Florence Nightingale once famously said “It may seem a strange principle to enunciate as the very first requirement in a hospital that it should do the sick no harm.” She couldn’t have chosen better words to describe the dark, desolate and depressing hospitals that are supposed to make us feel better.
Lately i have had the misfortune to visit the dreaded hospitals quite a few times for various reasons and each visit has left me a little under the weather. No matter what the gravity of the disease the wait for the test results, the doctor’s visit and the diagnosis is something that is unbearable and toxic.
Over the years i have realised irrespective whether the hospitals are Government managed or run like a three / five star hotels makes us feel no different, other than the difference in hygiene and the sensitization of the Nursing Staff, the patient and their families always go thru the same emotions. The anxiety, the patience and the wait is something that they all offer in equal measures. The families of the patients empathise with each other and share the pain. New and painful medical treatments that these hospitals inform us with are something, we are never prepared to fathom.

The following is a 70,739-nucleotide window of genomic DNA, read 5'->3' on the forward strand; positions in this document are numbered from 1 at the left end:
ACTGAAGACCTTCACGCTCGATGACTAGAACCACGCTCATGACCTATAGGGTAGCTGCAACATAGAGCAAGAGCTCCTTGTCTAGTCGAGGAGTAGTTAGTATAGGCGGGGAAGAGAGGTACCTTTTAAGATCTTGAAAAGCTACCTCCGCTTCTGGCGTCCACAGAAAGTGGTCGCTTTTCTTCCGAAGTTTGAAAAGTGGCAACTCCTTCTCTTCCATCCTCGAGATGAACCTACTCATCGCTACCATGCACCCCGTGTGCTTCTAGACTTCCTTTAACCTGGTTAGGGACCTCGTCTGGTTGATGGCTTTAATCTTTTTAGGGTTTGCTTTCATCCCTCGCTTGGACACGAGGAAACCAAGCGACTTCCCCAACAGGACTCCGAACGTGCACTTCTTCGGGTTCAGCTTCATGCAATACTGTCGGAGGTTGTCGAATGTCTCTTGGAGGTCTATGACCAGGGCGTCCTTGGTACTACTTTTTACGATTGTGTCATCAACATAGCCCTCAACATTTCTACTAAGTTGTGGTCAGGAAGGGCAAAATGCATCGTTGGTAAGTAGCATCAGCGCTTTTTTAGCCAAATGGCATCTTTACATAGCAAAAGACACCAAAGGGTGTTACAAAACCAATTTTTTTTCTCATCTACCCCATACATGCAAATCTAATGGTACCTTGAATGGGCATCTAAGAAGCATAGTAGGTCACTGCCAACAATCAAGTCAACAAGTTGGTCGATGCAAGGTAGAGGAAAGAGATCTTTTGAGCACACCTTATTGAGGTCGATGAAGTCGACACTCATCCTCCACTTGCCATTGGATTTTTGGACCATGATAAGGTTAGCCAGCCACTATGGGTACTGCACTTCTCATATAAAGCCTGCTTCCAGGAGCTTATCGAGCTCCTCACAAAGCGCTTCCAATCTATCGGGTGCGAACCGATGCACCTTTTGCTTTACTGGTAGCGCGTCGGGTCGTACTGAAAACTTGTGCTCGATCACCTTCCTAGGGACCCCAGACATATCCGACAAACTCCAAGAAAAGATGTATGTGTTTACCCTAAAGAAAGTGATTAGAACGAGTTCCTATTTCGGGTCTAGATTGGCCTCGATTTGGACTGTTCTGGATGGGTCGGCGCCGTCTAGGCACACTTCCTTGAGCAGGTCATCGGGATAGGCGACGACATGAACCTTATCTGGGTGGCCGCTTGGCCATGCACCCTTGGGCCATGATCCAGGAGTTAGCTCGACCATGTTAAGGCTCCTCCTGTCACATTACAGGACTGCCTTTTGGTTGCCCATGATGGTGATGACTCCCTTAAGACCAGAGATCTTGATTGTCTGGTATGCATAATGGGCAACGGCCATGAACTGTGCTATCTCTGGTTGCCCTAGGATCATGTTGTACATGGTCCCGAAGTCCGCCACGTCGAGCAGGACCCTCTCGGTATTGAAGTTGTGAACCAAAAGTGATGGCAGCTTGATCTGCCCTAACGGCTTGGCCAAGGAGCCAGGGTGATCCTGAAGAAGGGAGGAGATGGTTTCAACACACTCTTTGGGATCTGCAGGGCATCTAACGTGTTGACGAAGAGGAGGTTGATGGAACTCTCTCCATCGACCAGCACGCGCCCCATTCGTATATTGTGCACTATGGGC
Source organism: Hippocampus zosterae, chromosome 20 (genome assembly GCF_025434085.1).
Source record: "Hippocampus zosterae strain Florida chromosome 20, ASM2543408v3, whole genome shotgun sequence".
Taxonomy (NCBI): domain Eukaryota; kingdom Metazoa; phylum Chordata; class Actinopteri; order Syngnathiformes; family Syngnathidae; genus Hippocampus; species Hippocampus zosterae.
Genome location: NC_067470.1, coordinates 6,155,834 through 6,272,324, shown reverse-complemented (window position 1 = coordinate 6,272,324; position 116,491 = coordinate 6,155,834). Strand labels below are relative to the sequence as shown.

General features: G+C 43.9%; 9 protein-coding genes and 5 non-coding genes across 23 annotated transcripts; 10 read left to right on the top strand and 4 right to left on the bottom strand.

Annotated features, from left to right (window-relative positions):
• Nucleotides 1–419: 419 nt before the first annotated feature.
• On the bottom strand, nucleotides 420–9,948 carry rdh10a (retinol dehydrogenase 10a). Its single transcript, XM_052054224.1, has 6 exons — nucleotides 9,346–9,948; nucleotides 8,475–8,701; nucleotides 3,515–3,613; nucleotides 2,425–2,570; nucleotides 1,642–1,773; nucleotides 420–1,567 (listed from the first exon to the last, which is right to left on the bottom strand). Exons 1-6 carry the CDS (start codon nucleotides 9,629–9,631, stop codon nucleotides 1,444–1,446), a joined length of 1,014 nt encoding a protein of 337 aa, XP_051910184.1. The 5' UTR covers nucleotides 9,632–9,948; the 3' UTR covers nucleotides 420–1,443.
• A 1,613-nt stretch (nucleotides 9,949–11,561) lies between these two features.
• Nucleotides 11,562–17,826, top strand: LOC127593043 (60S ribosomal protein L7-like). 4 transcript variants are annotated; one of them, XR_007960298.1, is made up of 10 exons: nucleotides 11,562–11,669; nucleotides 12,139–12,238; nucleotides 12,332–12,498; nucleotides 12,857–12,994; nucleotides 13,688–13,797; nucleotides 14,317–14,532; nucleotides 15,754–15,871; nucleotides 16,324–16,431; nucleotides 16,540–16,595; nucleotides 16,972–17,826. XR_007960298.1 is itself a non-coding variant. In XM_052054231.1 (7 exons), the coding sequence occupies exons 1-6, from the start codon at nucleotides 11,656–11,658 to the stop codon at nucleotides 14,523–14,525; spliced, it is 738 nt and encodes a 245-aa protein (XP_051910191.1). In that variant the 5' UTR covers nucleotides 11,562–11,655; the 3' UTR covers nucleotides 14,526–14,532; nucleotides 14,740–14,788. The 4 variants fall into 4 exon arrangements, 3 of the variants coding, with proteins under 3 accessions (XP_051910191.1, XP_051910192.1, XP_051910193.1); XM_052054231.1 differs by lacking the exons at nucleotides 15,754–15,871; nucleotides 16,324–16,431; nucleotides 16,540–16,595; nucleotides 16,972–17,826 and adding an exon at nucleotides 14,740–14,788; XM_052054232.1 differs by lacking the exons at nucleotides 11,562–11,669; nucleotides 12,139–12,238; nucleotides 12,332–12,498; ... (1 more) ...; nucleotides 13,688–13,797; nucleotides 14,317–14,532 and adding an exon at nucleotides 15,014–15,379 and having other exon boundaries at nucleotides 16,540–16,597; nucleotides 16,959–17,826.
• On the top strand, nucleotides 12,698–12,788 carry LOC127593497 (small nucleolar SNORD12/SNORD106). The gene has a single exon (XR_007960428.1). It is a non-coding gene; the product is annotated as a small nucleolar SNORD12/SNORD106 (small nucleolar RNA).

Hospitals are the place that is supposed to ease our pain and sorrow but the path leading up to that destination isn’t easy and comfortable. The emotional, financial and physical turmoil is not something that everyone can handle. Well irrespective of all the above in the end we all will fight for our dear ones and go at extreme lengths to protect and heal them. For that is what family is there for to stand in our times of need.
The visit to a hospital is inevitable for there is nothing certain than death and taxes and to reach the former going thru the grind of a medical facility is mandatory. Like Atul Gawande in his book Being Mortal said “It is not death that the very old tell me they fear. It is what happens short of death—losing their hearing, their memory, their best friends, their way of life. As Felix put it to me, “Old age is a continuous series of losses.” Philip Roth put it more bitterly in his novel Everyman: “Old age is not a battle. Old age is a massacre.”
So just pray to God to spare me the dependency on a hospital and its equipments and when the end comes it to be quick not like a battle that takes ages but what takes place in a jiffy. Not being alive without consciousness and control but to say the final goodbyes fully awake, living and letting go.
By the way the only time the hospital have made me happy is when a new life is bought into the world by the birth of one’s own progeny and that is it !!